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Jewellery thief gets nine months inside

Friday 10 August 2018

Jewellery thief gets nine months inside

A man who stole and tried to sell a 9ct gold and ruby ring from a property he had been trusted with looking after, has been sentenced to nine months in prison.

Mark Kattenhorn, 38, took the ring to the jewelers with the intention of getting it melted down for cash in order to pay for drugs, but the vigilance of the jeweller meant the police were alerted and Kattenhorn was subsequently arrested and charged with theft.

In a previous court sitting at the magistrates court Judge McKerrell had accepted jurisdiction of the case as while most burglaries would go to the Royal Court, this case was slightly different as there was no break in and the element of trespass was within the property rather than onto the property in its entirety.

The prosecution outlined the facts saying they were slightly unusual for a domestic burglary as Kattenhorn had been entrusted with looking after his neighbours house in St Martins while they were away on a holiday. Kattenhorn was expected to keep an eye on the property and water the plants, however he had not been expected to access the entire house and go in all the rooms.

Kattenhorn pled guilty to theft, but was not charged with burglary as he did not technically break into and enter the property.

The court heard how on 30 May he had entered as a trespasser the bedroom of the occupiers and stolen a 9ct gold and ruby ring, which belonged to the female resident of the property.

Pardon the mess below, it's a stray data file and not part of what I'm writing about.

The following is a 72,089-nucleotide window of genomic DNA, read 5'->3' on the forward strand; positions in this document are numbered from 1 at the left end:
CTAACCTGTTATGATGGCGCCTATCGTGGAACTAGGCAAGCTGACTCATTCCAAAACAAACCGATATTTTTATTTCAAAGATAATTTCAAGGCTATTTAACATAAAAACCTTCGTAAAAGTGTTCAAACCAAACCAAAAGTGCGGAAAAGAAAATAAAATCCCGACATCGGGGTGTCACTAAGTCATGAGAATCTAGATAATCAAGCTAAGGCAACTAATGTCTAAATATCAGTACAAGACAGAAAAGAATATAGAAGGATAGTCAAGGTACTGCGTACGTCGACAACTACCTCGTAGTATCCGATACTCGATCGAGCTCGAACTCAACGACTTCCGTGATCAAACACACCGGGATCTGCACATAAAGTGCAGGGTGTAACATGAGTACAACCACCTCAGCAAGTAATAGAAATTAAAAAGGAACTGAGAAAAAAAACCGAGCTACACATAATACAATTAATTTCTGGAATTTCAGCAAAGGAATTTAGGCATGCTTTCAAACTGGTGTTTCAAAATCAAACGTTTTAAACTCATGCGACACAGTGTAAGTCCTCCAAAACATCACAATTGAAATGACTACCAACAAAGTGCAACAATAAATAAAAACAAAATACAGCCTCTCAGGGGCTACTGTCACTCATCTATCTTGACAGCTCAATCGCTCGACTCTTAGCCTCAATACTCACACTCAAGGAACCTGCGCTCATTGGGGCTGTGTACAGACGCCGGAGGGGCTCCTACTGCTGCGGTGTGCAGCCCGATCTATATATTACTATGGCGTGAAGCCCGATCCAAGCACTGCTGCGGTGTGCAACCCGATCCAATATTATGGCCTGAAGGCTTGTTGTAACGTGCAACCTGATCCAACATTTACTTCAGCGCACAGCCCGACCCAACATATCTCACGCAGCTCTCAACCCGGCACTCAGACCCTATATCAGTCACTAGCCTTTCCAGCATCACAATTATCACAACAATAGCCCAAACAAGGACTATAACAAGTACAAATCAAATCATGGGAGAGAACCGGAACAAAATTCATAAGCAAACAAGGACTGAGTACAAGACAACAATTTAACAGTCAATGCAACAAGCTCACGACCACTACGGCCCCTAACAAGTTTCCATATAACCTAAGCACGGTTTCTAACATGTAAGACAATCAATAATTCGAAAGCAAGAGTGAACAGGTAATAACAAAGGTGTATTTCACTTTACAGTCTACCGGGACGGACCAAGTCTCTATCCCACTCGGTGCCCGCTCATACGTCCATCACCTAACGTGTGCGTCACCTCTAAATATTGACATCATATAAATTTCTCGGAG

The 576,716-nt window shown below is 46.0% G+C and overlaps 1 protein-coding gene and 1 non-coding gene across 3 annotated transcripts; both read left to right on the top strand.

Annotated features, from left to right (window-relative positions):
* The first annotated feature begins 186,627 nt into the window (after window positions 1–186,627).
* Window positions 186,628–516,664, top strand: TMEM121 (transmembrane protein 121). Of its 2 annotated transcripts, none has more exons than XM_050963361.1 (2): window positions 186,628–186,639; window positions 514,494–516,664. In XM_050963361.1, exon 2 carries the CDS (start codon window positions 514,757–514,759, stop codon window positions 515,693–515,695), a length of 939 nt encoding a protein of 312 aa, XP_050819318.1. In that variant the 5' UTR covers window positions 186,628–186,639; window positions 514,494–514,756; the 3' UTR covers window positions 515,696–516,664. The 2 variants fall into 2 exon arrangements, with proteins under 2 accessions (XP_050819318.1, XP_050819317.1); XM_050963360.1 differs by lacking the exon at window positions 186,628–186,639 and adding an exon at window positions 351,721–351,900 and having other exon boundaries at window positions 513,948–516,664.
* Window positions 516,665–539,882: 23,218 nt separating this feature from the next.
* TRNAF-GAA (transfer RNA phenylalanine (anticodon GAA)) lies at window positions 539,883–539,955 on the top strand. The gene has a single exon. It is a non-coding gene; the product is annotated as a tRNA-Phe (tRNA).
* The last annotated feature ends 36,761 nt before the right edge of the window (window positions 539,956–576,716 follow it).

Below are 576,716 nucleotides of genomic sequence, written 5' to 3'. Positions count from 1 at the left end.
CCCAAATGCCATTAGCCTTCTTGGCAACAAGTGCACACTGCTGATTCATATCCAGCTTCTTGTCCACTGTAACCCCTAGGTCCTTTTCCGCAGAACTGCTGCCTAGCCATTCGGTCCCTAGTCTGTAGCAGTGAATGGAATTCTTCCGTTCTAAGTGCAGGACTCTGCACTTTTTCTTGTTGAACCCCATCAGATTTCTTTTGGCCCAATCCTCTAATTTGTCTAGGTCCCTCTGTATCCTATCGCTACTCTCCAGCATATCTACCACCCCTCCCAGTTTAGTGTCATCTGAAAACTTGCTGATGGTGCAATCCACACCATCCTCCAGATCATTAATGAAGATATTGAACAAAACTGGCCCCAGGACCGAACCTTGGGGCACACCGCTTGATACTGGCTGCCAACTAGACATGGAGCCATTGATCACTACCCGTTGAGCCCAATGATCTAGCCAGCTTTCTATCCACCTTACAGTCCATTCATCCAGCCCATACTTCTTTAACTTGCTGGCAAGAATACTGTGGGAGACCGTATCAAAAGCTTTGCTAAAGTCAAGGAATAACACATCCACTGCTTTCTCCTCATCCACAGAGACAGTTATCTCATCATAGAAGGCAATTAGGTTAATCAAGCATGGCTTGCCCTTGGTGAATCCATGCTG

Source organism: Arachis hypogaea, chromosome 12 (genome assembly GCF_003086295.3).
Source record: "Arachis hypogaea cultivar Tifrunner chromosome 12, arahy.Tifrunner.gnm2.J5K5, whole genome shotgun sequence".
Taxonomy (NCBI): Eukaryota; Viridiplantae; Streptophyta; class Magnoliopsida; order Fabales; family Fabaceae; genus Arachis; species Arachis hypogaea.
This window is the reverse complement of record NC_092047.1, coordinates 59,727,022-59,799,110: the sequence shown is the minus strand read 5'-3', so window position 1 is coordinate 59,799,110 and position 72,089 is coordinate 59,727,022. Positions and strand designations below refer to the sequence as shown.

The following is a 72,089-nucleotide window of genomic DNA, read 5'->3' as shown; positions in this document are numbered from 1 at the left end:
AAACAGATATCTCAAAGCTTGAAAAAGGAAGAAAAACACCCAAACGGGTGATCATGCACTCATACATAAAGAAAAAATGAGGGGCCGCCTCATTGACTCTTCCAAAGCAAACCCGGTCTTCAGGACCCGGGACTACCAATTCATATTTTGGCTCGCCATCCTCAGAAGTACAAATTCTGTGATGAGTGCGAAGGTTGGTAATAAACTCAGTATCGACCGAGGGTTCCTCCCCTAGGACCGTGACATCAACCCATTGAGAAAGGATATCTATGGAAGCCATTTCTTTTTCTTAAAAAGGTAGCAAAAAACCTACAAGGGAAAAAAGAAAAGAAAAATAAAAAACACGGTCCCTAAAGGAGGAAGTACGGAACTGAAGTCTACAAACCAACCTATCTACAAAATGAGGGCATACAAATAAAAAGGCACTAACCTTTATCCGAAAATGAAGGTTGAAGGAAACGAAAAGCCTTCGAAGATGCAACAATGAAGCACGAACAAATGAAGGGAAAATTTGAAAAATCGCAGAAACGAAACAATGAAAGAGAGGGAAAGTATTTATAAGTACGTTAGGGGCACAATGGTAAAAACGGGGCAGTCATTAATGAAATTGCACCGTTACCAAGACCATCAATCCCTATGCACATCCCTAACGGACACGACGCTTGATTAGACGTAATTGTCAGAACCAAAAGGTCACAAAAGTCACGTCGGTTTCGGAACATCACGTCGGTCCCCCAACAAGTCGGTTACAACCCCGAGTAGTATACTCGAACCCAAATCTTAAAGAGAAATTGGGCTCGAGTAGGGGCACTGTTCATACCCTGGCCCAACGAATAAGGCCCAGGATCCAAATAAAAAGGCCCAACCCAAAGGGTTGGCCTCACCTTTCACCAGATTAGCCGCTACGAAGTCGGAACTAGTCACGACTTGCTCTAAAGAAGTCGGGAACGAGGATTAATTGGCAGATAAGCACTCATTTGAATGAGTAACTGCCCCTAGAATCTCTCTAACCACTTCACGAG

Prosecution stated this was a ring of modest value but of great sentimental value to its owner and that the incident had caused great upset to the victims, especially given the breach of trust.

In his defence the court heard how Kattenhorn had pleaded guilty at the earliest opportunity and that he felt he had no choice but to steal the ring as he feared for his families safety due to purchasing some cannabis and needing to pay for these drugs. Since the investigation Kattenhorn had lost his job.

In sentencing Judge McKerrell said he would give credit for the guilty plea, but that was all. He welcomed the vigilance of the jeweller whom he tried to sell the ring to and reprimanded Kattenhorn for claiming he was only going to pawn it and not sell it.

He addressed Kattenhorn: "You were in a position of trust to perform a certain task by your neighbours, not to snoop around and steal an item of property to fund your drug use. You chose to steal this and in some ways it is worse than breaking into a stranger's house because of the breach of trust."

He added that Guernsey was a place enviable for its lack of crime, and for many years people didn't lock their doors, so while he could not turn back the clock, he could impose a sentence as a message that these types of crimes will not be tolerated.

Kattenhorn was sentenced to nine months in prison with immediate effect and was sent straight to Les Nicolles.

 

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